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This was the first Quick Take session I attended, and I must say I thought it was a brilliant concept. A condensed bundle of top tips on a specific topic, with no time for waffle – perfect! This was day 2 of the conference so I had already been putting my best networking skills into practice, and I was pleased to note that I was doing many of the things which Tom Rink recommended, but of course there’s always room for improvement.

Aims of networking:
building and maintaining relationships
getting to know people
building strong foundation for your career
enhance your reputation & credibility
facilitating resource/knowledge sharing
NOT about selling yourself

Continue reading



Monitoring social media, beyond lurking to data mining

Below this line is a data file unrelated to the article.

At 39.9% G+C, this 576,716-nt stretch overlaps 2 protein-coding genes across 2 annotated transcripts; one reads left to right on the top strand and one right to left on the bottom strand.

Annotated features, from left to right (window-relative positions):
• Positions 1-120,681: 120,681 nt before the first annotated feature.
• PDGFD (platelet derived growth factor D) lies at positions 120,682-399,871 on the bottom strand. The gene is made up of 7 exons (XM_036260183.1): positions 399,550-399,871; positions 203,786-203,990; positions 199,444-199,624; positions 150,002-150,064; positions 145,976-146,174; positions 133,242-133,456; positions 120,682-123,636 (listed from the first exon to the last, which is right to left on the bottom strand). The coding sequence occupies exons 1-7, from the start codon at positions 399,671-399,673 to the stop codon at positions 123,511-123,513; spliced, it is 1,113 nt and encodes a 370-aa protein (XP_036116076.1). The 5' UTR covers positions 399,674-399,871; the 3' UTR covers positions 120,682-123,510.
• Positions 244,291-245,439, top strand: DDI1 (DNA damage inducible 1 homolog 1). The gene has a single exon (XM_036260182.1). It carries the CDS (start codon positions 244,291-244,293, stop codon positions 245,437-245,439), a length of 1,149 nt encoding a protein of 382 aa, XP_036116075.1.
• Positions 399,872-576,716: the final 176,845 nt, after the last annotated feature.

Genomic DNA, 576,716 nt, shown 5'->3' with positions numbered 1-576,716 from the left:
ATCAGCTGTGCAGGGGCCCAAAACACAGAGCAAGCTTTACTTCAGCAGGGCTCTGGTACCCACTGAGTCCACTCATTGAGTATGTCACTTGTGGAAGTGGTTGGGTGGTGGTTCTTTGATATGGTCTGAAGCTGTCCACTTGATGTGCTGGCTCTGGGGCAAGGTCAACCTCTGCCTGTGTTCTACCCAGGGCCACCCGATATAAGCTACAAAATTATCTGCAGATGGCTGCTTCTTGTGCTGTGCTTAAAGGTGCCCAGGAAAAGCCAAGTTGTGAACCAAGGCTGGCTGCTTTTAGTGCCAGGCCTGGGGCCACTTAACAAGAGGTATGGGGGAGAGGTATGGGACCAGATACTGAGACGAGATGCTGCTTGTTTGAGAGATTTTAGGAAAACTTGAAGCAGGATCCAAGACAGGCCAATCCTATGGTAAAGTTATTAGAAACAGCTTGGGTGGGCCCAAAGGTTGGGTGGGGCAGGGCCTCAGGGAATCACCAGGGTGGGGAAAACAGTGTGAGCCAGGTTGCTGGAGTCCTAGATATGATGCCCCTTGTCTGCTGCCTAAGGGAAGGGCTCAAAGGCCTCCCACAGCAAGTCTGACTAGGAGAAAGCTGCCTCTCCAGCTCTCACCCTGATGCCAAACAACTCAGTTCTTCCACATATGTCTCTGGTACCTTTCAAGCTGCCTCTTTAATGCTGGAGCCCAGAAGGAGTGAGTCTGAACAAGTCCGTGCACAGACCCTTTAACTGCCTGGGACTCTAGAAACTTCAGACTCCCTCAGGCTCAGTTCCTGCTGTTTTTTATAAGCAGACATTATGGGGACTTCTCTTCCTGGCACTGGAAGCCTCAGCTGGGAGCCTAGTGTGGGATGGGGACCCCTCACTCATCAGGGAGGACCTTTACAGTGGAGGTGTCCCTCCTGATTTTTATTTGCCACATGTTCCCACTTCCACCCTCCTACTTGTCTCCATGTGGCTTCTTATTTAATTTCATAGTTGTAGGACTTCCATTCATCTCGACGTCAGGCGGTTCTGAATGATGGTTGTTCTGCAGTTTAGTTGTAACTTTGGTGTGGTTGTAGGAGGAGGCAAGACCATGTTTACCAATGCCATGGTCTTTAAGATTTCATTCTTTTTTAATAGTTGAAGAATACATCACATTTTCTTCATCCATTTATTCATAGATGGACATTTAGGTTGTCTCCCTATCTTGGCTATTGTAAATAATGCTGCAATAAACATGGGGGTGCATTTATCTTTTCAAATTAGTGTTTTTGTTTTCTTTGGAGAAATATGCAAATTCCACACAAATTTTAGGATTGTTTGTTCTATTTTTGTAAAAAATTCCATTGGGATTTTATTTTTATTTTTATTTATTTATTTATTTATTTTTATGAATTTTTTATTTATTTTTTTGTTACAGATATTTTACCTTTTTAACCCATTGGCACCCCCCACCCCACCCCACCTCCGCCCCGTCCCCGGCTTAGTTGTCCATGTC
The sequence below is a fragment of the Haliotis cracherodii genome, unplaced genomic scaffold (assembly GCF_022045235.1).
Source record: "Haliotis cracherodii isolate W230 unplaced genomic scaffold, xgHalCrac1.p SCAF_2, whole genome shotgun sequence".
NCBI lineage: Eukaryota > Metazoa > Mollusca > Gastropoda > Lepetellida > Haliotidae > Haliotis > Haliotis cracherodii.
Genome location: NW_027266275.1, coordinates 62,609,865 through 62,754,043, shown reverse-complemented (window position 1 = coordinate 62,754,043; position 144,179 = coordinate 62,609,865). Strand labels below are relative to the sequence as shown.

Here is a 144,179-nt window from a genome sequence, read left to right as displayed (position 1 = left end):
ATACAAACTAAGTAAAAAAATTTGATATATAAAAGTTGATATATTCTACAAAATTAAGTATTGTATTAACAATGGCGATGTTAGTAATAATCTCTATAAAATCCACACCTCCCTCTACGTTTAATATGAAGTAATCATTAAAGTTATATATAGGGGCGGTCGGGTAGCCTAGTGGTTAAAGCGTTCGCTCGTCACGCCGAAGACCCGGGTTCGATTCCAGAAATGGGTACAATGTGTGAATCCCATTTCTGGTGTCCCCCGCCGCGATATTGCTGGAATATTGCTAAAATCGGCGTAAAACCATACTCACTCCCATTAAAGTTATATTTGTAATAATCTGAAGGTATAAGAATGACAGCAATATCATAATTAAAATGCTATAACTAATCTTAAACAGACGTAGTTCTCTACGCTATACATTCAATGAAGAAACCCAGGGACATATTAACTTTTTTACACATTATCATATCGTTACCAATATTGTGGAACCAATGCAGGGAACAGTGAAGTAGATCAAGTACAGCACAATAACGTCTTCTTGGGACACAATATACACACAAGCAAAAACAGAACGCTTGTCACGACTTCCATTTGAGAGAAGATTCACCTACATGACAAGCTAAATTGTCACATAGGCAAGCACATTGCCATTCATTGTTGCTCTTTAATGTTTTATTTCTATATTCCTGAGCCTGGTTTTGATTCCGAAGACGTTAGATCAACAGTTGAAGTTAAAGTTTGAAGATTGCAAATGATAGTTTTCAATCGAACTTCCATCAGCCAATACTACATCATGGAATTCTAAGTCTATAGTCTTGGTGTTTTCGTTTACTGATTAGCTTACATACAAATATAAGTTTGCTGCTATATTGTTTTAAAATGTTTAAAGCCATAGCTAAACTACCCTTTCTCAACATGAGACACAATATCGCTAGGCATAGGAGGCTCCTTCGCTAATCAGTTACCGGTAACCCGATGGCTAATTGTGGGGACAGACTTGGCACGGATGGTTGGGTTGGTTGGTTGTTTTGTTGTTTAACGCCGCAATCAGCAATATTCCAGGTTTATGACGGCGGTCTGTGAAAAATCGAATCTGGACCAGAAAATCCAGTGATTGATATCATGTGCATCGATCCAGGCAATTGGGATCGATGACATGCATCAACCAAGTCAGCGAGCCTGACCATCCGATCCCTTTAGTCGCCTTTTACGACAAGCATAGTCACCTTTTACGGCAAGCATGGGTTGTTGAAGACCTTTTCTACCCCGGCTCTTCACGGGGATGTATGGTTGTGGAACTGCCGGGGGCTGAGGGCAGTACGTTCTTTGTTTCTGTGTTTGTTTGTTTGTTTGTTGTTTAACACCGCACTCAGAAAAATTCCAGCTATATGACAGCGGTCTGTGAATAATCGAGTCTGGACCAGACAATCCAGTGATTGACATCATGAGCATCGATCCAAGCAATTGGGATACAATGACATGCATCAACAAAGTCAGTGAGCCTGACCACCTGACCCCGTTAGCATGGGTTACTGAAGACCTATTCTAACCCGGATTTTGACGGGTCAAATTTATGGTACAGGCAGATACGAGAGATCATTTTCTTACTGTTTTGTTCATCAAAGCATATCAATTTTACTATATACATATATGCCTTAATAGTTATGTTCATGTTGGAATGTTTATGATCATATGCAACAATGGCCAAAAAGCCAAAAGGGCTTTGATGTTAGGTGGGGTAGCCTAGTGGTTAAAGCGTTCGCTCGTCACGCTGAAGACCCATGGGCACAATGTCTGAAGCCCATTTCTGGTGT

July 15, 2014, 11:48
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This was my first stop on a morning of session-hopping so I should say that I only stayed for the first section of this, but I think I heard most of Zena Applebaum’s presentation.

The focus of Zena’s talk was how to turn the noise of social media into action, and turn big data into competitive intelligence data points. She observed that people using social media at work will share information differently when communicating internally and externally (and are, in fact, often more open to external audiences). Continue reading



How not to run a meeting
July 15, 2014, 11:48
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This was one of the most innovative sessions I’ve ever attended – rather than just another presentation, 5 volunteers from the audience were picked to dramatize a 9-act play. All the actors got properly into their characters, and as the acts were interspersed with opportunities for group discussion the audience were encouraged to get involved too.